Thursday, July 24, 2008
Is it that they are legless and armless, so much different from our well-appendaged selves? Is it because they slither so low and we walk so tall?
Or is it just that we fear some rattler or copperhead will sink its fangs into a leg and send us to the Great Beyond?
Prejudice, pure and simple. The snake is a wonderful creature that spends its days making our lives better by gobbling up rats, mice, shrews, voles, and other vermin.
Fear not our snakes. Fear, instead, a real killer: the shiny, glittering, ordinary, everyday automobile.
Over the past century, cars have killed scores of people in my own little town. Not one person has died of snakebite – or even snake-fright.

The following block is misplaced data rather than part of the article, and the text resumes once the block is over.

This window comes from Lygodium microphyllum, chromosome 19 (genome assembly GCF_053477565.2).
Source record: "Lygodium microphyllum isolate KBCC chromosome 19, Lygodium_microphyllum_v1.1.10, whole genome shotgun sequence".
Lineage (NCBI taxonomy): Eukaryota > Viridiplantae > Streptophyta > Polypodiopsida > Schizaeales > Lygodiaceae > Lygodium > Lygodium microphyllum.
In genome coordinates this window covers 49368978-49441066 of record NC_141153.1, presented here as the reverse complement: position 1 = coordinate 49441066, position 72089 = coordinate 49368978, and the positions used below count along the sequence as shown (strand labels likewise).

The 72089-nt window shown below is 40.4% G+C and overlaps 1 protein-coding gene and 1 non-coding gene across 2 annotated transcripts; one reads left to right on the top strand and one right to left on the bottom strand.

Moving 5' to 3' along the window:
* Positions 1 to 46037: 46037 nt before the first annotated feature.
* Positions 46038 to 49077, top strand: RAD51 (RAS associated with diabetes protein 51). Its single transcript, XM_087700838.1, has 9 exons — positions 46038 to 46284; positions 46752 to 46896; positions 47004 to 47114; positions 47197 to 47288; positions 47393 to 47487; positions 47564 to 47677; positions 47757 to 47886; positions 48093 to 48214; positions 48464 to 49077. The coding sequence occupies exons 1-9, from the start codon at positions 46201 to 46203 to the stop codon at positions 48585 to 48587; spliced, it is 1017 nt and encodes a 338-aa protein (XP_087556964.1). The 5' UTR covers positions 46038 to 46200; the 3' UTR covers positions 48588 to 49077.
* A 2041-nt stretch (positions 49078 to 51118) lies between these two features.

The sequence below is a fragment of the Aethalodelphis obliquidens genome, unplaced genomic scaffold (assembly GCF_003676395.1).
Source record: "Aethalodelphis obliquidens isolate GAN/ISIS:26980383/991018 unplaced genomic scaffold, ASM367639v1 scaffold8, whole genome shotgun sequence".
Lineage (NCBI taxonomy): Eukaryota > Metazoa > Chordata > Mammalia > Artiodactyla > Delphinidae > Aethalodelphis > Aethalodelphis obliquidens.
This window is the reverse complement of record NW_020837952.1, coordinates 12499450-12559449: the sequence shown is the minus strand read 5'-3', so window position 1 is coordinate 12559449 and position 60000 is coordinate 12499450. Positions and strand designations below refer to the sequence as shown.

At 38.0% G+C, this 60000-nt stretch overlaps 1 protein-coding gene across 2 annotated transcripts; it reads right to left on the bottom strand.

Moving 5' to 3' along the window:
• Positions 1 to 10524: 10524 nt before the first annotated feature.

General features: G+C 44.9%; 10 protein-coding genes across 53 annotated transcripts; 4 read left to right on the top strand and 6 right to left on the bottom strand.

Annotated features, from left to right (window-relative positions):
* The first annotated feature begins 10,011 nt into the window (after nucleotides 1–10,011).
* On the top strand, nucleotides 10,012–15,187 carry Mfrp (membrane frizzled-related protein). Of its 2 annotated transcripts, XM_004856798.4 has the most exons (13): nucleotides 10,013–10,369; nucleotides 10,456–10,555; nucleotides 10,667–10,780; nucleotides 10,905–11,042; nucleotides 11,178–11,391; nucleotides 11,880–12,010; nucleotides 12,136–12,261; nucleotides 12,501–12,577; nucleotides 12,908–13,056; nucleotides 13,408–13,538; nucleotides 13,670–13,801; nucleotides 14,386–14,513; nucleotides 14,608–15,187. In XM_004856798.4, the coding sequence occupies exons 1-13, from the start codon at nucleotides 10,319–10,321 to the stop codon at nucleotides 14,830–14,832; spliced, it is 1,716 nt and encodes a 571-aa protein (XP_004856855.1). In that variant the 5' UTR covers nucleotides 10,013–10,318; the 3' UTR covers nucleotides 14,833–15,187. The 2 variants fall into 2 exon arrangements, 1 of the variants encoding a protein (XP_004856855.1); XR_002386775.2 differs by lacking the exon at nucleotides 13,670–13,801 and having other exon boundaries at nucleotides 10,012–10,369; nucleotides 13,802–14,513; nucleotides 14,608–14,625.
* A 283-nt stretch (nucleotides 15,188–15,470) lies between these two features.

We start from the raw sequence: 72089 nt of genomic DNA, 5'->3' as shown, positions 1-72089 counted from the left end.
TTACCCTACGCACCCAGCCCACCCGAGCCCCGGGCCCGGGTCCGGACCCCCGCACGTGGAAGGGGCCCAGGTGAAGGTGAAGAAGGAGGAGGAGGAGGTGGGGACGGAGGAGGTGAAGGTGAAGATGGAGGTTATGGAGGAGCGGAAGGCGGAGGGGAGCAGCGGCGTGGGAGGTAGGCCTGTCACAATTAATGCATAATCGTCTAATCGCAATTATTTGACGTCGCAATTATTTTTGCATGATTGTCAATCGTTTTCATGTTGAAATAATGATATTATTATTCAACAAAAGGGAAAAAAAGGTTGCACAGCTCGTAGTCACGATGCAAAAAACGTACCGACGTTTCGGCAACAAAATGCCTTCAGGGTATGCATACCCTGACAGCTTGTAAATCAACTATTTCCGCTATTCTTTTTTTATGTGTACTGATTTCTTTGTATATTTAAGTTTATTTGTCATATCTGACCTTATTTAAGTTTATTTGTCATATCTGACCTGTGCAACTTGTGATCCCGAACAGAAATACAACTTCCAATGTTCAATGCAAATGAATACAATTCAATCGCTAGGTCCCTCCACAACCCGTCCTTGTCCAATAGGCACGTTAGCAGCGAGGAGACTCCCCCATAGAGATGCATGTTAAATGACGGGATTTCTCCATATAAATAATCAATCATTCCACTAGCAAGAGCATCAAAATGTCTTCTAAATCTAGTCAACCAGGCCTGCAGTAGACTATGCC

Wednesday, July 09, 2008
More likely, though, the gray fox would have slipped far away before you were anywhere near being seen by him. He would not have been pressed to run up a tree – a feat he can easily accomplish, unique among North American canines.
No, the fox would have heard you coming from a long distance off. Sensitive ears, able to detect a mouse squeak at 300 feet, help make him a valuable pest-control device. Vermin like rats and mice are among its favorite foods and, as disease and tick carriers, one of our least favorite visitors.
Early in the morning, in the pre-dawn light, you may spot the long, low form of a gray fox winding around your lawn, ears up, nose down, a four-footed mousetrap.
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